10 / 1998
The spectacular economic achievements of western civilization in the 19th and twentieth centuries have been attributed to the efficiency of modern business enterprise. This has set the standard of performance and has become the model in which almost all human activity has been patterned. Its methods, organizational forms and management practices have served as model and analogue even for non-business activities of human society. "Businesslike" has become an epithet for everything ordered, efficient, disciplined and rigorous.
In more recent decades, however, as humanity has become increasingly aware of the persistence of certain problems, like poverty, and the aggravation of others such as environmental destruction, the finger pointed to the very methods that had made business so potent and effective: its pursuit of profit as the overarching goal, its relentless drive for productivity and its utter lack of concern for either social or ecological considerations.
The socialist solution was to make the state the preponderant organization and state enterprise the principal instrument for the management of production. This resulted in the disasters of the USSR and the socialist regimes in Asia. Their record for achieving a reasonable distribution of incomes was somewhat better but productivity, efficiency and environmental preservation suffered horrendously.
This paper advances the notion that the trouble with both systems has not been in the ownership of enterprise -- private on the one hand or state on the other. Nor was it in the degree of freedom from centralist state controls that the enterp[rise and the market enjoyed -- relatively free in the one regime and subject to rigid command-and-control constraints from the state, in the other. The problem was that the preponderant unit of organization was enterprise and its profit as measured either in the capitalist or the socialist accounting method the paramount measurement of performance.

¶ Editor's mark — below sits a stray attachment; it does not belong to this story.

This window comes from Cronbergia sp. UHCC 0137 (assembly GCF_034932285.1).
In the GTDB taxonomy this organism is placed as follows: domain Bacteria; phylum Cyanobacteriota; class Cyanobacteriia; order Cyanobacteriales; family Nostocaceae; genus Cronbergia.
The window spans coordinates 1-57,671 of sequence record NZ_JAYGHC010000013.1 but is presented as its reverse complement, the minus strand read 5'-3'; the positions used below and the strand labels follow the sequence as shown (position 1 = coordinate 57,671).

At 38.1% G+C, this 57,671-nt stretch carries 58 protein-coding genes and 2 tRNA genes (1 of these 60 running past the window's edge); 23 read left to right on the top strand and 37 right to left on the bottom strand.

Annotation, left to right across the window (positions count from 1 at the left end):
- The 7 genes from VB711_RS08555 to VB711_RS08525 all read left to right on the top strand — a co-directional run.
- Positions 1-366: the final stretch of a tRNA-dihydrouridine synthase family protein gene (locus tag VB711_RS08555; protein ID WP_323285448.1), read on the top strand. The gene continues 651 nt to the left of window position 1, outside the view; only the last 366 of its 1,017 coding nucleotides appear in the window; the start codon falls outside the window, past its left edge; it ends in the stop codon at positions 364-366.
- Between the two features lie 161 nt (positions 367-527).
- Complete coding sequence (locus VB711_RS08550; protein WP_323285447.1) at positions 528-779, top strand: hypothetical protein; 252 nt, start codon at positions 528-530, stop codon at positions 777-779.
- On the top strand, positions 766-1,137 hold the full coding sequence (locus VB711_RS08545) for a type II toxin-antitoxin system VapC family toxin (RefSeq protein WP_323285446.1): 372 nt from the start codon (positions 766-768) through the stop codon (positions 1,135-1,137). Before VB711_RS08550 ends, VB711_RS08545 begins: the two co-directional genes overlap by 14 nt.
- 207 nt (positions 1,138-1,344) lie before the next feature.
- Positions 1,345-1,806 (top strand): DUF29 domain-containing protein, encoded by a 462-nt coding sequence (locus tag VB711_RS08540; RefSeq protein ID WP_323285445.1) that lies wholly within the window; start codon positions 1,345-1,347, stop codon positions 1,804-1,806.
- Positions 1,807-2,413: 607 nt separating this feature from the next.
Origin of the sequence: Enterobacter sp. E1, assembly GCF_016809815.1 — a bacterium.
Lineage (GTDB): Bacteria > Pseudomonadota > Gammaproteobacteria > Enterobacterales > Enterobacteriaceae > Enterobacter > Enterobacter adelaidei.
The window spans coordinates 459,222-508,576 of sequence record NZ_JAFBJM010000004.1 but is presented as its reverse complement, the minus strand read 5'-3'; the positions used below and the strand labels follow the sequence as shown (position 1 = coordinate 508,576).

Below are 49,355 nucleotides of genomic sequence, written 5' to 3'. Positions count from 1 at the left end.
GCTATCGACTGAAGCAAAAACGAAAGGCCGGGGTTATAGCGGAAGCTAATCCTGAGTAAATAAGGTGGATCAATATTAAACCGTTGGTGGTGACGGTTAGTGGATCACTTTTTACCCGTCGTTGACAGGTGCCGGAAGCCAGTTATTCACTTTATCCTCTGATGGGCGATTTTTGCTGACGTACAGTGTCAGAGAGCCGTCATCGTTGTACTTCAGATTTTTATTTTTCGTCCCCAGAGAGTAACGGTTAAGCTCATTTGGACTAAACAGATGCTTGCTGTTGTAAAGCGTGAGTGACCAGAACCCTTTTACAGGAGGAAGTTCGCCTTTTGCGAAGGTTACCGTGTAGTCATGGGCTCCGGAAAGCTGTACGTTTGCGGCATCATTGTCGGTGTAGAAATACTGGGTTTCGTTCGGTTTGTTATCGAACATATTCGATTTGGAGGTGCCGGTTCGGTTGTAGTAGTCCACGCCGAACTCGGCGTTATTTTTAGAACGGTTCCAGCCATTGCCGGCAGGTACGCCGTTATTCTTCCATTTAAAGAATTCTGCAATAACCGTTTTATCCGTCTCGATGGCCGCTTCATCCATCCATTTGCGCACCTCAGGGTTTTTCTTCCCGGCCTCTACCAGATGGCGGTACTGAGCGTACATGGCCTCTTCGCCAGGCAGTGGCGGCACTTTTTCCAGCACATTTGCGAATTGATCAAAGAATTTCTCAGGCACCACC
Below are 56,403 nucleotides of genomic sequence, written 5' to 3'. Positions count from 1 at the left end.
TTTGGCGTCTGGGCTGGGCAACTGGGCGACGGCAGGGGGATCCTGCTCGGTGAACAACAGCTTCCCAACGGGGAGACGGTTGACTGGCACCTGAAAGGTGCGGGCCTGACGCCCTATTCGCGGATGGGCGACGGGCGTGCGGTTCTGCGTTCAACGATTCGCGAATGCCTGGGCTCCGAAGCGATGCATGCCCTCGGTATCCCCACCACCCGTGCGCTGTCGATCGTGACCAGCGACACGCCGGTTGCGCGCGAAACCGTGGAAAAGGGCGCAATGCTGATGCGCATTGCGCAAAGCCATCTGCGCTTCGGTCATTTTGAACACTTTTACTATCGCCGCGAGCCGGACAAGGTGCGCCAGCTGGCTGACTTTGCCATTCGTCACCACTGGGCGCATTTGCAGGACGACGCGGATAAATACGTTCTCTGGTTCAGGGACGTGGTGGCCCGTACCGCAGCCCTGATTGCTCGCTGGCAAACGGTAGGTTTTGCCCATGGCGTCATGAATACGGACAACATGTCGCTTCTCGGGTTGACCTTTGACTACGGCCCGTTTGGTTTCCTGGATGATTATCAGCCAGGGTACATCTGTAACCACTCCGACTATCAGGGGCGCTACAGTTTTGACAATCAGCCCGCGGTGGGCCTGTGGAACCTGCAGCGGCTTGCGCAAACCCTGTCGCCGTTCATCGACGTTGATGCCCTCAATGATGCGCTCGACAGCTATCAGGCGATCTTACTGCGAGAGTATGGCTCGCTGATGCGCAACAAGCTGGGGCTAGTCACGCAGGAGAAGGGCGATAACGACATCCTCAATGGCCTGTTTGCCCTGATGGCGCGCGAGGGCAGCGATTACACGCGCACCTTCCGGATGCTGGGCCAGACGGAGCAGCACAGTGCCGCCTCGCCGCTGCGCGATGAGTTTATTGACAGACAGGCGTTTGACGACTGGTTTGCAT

It poses an alternative possibility: the community as the paramount unit of organization and its net income and net worth as the overarching measurements of economic performance. This does not eliminate enterprise. It merely makes enterprise accounts subsidiary to community accounts, instead of, community accounts being subsidiary to enterprise, as in company towns.
This makes the economy a community rather than an enterprise system and would view national incomes as a consolidation of community rather than enterprise incomes. The shift has profound philosophical and theoretical implications.
But can such a system be made "operational"? Let us first understand precisely what "operational" means. The best way is to see in what ways the enterprise system has been operational for these several centuries. The operationality criterion requires that it be made up of constituent units, each with the following properties.
a)The unit must be an organization with a system of authorities and mechanisms for control.
b)It must have an operating technology that relates the control levers to the operating variables with predictable parameters, i.e. it must lend itself to rational management.
c)It must have a defined set of stake-holders and beneficiaries and a system of governance that gives the stakeholders a say in the primary and secondary goals that the unit must seek to accomplish and the tolerable costs and trade-offs and order of priorities that shall govern its choices.
d)It must have a suitable accounting system to monitor its performance, track its course and articulate for the information of its stakeholders how it is achieving - or failing to achieve its short- and long-term objectives.
e)It must have a set of professional managers trained in the technology of running the unit’s operating system.
f)It must be linked to other units in successively larger systems and a system of orderly transactions with other units to achieve gains from larger aggregations and benefits for the larger communities to which it belongs.
Extract of the Preparatory Document N° 100 for the Assemblies in 1997 of the Alliance for a Unite and Responsible World. Sixto Rochas : Development pathology : lessons from the Philippines. Cou can command the entire document : FPH(Fondation Charles Léopold Mayer, pour le Progrès de l’Homme, 38 rue Saint Sabin, F- 75011 Paris, tel/fax + 33 1 48 06 58 86